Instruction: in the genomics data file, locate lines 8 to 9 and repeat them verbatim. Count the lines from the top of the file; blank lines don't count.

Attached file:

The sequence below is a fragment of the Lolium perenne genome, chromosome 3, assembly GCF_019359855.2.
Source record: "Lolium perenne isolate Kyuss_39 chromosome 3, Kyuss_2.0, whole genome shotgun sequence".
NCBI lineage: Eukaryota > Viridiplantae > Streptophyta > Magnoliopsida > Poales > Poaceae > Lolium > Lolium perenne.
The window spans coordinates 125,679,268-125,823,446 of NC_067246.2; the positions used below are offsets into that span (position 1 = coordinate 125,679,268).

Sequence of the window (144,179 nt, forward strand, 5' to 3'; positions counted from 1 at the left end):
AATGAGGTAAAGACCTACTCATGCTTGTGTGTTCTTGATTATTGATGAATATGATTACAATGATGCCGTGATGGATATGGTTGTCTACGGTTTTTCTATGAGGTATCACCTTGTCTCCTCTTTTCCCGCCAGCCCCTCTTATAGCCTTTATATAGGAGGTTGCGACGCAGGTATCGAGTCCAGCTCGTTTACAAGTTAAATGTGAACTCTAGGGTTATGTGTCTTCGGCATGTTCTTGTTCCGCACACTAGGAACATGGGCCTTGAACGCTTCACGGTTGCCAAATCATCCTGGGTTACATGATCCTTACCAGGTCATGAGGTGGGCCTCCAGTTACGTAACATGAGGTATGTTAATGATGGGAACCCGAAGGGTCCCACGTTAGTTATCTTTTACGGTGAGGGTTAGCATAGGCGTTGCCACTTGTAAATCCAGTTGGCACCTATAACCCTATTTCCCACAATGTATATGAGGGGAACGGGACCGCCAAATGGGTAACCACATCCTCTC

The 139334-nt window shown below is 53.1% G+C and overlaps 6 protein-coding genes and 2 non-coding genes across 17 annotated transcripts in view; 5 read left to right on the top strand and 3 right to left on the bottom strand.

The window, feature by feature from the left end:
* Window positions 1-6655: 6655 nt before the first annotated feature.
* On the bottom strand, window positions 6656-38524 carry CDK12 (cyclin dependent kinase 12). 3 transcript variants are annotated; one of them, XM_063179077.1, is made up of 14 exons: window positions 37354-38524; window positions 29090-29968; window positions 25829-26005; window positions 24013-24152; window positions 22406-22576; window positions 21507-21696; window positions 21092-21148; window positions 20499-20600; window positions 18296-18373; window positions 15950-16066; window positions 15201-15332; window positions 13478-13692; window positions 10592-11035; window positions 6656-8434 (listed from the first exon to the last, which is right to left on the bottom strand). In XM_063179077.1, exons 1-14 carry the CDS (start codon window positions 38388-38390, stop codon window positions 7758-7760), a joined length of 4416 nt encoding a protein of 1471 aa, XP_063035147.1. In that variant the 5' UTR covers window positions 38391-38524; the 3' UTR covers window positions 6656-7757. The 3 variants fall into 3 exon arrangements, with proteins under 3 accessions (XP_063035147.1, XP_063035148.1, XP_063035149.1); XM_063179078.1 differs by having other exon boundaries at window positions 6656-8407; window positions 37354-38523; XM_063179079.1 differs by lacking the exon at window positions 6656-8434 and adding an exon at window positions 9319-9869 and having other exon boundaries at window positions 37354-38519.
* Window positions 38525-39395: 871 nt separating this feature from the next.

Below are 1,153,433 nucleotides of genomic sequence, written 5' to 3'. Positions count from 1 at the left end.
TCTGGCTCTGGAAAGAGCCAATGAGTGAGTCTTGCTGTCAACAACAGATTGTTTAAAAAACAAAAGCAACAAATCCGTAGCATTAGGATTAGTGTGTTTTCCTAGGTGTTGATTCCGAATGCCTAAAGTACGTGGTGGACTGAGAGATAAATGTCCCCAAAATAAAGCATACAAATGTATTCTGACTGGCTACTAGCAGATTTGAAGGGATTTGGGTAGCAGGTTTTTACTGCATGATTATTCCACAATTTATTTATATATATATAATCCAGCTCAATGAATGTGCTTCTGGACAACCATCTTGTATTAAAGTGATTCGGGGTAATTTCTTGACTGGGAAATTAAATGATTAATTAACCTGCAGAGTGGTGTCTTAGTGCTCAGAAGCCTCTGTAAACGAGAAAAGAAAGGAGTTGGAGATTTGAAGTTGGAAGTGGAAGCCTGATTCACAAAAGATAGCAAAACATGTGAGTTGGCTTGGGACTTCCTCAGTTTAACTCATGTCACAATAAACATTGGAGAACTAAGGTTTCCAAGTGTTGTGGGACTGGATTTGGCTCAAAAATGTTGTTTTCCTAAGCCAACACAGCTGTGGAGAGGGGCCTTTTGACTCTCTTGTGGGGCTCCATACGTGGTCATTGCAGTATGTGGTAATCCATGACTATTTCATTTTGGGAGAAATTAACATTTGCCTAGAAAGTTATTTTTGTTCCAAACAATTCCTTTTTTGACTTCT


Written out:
The window, feature by feature from the left end:
* Window positions 1-6655: 6655 nt before the first annotated feature.